In December, the Daily Telegraph wrote on the back of high inflation and the cost-of-living crisis in the United Kingdom “Get ready for the weirdest recession in history”. In January, the IMF predicted negative real GDP growth for the UK in 2023 of -0.6% which raises expectations for a material increase in non-performing loans (NPLs). In this note we review recent credit risk indicators beyond the NPL ratio using a newly released data application from the NPL Markets analytics platform.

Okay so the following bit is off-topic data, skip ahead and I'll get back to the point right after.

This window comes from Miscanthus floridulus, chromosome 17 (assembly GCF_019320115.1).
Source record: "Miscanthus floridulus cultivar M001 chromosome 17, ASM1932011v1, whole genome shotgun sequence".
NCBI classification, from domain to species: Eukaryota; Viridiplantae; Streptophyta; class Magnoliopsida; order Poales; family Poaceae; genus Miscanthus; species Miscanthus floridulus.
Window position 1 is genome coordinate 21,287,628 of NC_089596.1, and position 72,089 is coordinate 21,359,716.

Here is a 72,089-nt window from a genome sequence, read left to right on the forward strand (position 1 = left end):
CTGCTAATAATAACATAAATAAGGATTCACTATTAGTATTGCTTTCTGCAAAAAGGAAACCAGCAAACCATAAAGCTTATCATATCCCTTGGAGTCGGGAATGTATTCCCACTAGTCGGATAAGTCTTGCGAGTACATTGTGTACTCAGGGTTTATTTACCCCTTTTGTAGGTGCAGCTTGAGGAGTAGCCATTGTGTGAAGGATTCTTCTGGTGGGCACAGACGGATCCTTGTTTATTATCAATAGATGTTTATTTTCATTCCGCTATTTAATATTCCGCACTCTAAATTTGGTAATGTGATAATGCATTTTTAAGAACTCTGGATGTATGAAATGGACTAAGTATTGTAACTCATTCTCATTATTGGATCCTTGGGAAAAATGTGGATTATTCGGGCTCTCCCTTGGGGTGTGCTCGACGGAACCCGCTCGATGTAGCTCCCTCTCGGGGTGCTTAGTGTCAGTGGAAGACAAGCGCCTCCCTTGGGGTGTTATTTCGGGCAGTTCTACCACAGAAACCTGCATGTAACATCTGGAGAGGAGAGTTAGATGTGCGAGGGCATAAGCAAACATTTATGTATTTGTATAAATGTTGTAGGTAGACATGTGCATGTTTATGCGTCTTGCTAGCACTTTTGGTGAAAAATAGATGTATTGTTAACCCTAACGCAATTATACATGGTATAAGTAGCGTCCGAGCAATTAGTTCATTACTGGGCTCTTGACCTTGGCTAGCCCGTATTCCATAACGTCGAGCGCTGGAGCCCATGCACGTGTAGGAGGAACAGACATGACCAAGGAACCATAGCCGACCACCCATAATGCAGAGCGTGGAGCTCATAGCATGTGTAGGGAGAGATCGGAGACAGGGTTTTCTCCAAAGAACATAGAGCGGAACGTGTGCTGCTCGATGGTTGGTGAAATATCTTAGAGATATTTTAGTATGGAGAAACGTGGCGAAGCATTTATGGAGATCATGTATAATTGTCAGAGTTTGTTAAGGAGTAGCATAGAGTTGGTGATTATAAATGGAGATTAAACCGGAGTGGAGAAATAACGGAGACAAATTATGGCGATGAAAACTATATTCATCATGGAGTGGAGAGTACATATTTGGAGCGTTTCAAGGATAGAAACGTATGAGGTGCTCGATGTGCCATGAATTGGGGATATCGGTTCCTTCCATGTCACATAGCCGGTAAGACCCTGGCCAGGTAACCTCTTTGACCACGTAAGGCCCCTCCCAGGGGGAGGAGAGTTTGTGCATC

While there is a clear expectation for increased credit risk, the actual indicators available thus far have not yet shown a substantial deterioration in loan performance. Interest rates on residential mortgages are at a 10-year high and more that 75% of mortgage borrowers will face an interest reset in the next two years increasing the pressure on household finances that are already stretched. Loan write-offs on UK mortgage and corporate loans overall are stable for now, but defaults on business loan guaranteed by the government under a COVID-19 scheme continue to rise and vary widely by originator. Business insolvencies in Europe in 2022 have risen sharply whereas they were stable in the UK.